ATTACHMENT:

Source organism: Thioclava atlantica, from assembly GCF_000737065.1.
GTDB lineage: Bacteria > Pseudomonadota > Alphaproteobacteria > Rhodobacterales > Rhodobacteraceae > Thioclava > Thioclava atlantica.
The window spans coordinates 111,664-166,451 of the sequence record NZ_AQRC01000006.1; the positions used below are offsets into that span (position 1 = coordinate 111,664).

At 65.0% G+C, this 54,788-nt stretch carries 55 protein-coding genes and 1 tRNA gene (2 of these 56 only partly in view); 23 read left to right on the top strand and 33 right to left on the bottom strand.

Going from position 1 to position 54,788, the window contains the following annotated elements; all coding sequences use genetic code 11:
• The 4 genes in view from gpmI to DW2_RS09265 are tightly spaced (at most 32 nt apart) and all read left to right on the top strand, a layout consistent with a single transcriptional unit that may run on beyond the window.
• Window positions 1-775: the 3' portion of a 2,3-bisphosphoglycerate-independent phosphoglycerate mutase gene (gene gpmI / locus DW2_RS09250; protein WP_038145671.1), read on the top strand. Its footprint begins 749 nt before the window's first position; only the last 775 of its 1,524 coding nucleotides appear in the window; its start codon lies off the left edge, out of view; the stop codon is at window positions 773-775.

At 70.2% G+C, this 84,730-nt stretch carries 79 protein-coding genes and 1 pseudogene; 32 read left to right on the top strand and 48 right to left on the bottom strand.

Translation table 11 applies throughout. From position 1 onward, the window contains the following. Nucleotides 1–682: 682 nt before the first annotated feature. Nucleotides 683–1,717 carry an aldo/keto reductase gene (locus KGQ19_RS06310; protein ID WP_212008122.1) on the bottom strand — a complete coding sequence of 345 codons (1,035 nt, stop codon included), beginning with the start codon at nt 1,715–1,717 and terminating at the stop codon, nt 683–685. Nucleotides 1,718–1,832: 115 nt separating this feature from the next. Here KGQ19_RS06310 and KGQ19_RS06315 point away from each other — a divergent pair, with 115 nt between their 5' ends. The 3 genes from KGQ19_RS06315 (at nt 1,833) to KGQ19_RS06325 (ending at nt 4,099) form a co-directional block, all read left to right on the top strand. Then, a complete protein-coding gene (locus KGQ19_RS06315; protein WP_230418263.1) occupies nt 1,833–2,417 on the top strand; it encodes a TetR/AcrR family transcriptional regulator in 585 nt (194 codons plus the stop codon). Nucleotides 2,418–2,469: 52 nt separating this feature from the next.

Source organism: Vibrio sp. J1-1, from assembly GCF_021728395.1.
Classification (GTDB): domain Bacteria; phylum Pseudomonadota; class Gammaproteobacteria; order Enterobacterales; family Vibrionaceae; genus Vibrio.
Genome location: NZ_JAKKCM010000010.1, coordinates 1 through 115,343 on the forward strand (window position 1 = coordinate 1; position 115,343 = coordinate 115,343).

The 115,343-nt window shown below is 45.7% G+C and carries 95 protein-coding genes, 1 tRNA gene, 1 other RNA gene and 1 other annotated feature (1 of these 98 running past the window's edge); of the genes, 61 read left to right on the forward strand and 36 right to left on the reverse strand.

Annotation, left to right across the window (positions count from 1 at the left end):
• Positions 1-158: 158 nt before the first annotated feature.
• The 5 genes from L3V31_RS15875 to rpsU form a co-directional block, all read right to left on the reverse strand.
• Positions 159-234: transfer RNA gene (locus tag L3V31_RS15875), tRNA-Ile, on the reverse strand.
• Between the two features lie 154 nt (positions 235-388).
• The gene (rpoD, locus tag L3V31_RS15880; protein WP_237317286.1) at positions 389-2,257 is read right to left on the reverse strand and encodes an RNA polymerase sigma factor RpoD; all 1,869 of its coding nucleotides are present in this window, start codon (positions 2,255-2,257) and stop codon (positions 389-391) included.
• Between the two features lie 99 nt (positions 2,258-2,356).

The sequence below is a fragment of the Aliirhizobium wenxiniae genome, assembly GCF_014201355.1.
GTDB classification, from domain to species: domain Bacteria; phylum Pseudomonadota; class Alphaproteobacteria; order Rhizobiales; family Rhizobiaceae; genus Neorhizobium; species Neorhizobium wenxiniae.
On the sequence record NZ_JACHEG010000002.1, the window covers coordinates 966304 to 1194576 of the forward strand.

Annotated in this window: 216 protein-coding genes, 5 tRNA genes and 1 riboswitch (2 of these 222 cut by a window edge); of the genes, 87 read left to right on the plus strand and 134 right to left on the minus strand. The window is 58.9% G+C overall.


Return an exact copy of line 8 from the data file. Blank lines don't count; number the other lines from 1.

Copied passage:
At 70.2% G+C, this 84,730-nt stretch carries 79 protein-coding genes and 1 pseudogene; 32 read left to right on the top strand and 48 right to left on the bottom strand.